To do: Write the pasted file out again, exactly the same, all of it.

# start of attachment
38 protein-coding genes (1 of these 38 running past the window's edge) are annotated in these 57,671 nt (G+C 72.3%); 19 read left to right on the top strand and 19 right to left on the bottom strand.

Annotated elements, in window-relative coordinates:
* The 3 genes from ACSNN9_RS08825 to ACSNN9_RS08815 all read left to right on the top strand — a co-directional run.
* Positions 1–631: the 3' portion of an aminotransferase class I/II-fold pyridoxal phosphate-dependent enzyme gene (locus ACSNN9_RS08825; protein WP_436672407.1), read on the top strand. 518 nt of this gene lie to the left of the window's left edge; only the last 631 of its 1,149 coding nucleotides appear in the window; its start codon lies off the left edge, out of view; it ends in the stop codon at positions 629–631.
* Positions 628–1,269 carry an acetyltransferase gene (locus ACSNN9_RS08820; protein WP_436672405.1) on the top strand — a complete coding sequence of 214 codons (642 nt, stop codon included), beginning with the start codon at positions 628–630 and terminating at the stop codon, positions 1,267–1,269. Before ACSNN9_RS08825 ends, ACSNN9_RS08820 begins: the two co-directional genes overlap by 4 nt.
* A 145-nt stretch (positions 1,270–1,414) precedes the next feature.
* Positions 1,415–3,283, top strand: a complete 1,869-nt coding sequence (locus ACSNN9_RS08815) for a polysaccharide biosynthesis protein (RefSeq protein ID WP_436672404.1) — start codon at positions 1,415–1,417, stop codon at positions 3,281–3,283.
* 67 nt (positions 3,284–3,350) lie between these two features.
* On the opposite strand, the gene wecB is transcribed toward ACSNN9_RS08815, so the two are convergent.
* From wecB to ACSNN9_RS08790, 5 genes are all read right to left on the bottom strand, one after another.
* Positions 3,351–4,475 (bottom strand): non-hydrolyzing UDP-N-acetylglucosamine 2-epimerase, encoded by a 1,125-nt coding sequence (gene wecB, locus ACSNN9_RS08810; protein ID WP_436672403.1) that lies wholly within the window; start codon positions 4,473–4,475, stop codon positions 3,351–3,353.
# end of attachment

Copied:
38 protein-coding genes (1 of these 38 running past the window's edge) are annotated in these 57,671 nt (G+C 72.3%); 19 read left to right on the top strand and 19 right to left on the bottom strand.

Annotated elements, in window-relative coordinates:
* The 3 genes from ACSNN9_RS08825 to ACSNN9_RS08815 all read left to right on the top strand — a co-directional run.
* Positions 1–631: the 3' portion of an aminotransferase class I/II-fold pyridoxal phosphate-dependent enzyme gene (locus ACSNN9_RS08825; protein WP_436672407.1), read on the top strand. 518 nt of this gene lie to the left of the window's left edge; only the last 631 of its 1,149 coding nucleotides appear in the window; its start codon lies off the left edge, out of view; it ends in the stop codon at positions 629–631.
* Positions 628–1,269 carry an acetyltransferase gene (locus ACSNN9_RS08820; protein WP_436672405.1) on the top strand — a complete coding sequence of 214 codons (642 nt, stop codon included), beginning with the start codon at positions 628–630 and terminating at the stop codon, positions 1,267–1,269. Before ACSNN9_RS08825 ends, ACSNN9_RS08820 begins: the two co-directional genes overlap by 4 nt.
* A 145-nt stretch (positions 1,270–1,414) precedes the next feature.
* Positions 1,415–3,283, top strand: a complete 1,869-nt coding sequence (locus ACSNN9_RS08815) for a polysaccharide biosynthesis protein (RefSeq protein ID WP_436672404.1) — start codon at positions 1,415–1,417, stop codon at positions 3,281–3,283.
* 67 nt (positions 3,284–3,350) lie between these two features.
* On the opposite strand, the gene wecB is transcribed toward ACSNN9_RS08815, so the two are convergent.
* From wecB to ACSNN9_RS08790, 5 genes are all read right to left on the bottom strand, one after another.
* Positions 3,351–4,475 (bottom strand): non-hydrolyzing UDP-N-acetylglucosamine 2-epimerase, encoded by a 1,125-nt coding sequence (gene wecB, locus ACSNN9_RS08810; protein ID WP_436672403.1) that lies wholly within the window; start codon positions 4,473–4,475, stop codon positions 3,351–3,353.